I’m a huge nerd for time management literature. I admit it is my beach reading. It is fun to learn about the crazy or complex or thoughtful systems people come up with. My favorite of all time is Getting Things Done by David Allen. While some of the time management literature just gives me the giggles for its OCD tendencies, GTD was the first to resonate with me as something actually doable. I read it many years ago and no matter how much I stray I always come back with my tail between my legs. The system, while it may be daunting to start, just works. Some people don’t like it because the system requires a full understanding and recognition of your commitments. You have to be honest with yourself about everything you have taken on.
Every so often, especially when I am feeling overwhelmed, I skim through the book again and do a little check in to make sure I am aware of all of my open commitments and tasks. This semester has been insane for many reasons both personal and professional, so I felt the need yesterday to take some time to decompress and think through my life. I feel much more in control and know what I have on my plate the rest of the semester and year. I also know that I can say “No” without feeling guilty. It is a great feeling. If you haven’t read GTD (or the many GTD summaries on the web), I encourage you to do so even if just to learn some little tricks for managing your time.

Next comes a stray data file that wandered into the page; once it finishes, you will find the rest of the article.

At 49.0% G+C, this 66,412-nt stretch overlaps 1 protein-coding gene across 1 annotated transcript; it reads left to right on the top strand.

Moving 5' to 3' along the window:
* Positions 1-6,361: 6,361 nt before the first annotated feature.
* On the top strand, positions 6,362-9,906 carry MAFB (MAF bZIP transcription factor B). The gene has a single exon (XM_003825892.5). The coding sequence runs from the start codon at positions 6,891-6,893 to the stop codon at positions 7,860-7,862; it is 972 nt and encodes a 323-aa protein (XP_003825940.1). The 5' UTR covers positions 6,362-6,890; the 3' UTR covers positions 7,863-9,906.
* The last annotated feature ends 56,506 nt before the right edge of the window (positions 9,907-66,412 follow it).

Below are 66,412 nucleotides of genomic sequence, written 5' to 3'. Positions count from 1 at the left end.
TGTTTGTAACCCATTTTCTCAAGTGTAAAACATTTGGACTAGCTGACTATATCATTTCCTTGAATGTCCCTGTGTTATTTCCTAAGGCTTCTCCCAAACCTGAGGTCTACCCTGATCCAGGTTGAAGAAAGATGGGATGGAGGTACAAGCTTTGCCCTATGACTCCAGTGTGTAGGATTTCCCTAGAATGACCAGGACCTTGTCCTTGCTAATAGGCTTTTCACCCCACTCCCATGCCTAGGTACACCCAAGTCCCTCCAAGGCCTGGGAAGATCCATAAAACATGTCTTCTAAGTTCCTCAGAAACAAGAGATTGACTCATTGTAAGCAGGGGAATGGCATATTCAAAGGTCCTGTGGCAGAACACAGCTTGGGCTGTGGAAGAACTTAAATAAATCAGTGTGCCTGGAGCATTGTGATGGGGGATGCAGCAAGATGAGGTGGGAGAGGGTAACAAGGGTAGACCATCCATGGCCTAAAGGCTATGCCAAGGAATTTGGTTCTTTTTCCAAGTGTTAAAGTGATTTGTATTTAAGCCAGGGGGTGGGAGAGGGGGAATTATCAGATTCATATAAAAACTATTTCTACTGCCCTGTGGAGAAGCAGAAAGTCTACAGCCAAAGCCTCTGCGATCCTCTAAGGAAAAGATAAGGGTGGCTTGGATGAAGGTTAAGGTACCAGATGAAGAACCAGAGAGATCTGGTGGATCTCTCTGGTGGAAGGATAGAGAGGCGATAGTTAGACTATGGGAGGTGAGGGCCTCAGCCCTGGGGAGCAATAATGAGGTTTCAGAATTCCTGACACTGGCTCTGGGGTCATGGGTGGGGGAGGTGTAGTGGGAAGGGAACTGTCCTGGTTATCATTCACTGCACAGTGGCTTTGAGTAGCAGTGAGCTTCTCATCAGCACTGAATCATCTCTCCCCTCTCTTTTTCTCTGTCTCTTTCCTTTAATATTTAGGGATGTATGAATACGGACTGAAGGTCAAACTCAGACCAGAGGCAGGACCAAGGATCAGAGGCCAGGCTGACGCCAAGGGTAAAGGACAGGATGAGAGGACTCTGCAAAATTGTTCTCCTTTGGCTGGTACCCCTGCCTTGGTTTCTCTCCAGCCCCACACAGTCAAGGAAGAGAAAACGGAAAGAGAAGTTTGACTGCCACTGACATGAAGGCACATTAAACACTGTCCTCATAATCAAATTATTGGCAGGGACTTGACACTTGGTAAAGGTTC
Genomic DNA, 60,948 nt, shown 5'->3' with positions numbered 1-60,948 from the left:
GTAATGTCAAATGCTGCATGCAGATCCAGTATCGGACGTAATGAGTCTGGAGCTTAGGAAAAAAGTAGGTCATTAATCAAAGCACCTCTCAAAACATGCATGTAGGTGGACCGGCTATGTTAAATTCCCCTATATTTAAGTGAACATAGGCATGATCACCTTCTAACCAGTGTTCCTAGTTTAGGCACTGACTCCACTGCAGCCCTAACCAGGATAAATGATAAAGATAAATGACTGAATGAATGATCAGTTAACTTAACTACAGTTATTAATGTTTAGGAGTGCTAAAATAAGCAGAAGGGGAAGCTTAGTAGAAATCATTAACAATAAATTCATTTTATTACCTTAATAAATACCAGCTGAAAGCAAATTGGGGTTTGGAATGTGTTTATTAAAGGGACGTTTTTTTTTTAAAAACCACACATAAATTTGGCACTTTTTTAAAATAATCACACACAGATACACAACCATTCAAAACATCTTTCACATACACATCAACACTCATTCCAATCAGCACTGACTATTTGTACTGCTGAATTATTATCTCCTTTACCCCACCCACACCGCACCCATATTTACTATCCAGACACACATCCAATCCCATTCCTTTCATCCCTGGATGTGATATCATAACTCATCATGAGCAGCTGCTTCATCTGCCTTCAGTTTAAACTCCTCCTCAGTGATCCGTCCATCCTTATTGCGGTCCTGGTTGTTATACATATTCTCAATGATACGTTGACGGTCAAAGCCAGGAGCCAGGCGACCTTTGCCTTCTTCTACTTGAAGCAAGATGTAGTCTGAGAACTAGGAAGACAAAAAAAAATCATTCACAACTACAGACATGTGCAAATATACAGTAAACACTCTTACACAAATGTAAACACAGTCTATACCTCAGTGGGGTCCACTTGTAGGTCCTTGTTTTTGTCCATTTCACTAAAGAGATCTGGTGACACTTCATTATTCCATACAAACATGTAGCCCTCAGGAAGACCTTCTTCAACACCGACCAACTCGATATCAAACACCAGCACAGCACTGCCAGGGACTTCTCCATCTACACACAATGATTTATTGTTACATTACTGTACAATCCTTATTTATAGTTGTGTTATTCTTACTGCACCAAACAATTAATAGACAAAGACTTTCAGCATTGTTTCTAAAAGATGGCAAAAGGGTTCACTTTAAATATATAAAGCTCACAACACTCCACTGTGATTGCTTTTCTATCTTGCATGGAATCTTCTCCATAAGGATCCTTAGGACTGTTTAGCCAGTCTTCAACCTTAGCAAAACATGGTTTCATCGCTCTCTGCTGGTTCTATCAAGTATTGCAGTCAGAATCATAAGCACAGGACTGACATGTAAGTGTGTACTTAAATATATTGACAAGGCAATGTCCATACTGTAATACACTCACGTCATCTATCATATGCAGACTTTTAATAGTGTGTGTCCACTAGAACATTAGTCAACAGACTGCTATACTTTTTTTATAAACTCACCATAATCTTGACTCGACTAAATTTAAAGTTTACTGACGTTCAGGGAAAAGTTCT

But, what does GTD have to do with ALA Council? In my overview of life yesterday I had to recognize that, yes, I am running for ALA Council again this year and, yes, I need to put some effort into running. So, here’s my pitch. Why should you vote for me for ALA Council? I promise that my Council membership will not change the world or librarianship, but I can promise that I will be fully committed to the position. I can come with a willingness to work and an understanding of how I can fit this work into my life. My platform focused on early career librarians and mentoring (and you can read my platform here), but when it comes down to it, you should vote for me because I am good at my job and when I decide to add a commitment I commit to it as fully as possible. Ultimately, I know how to get things done.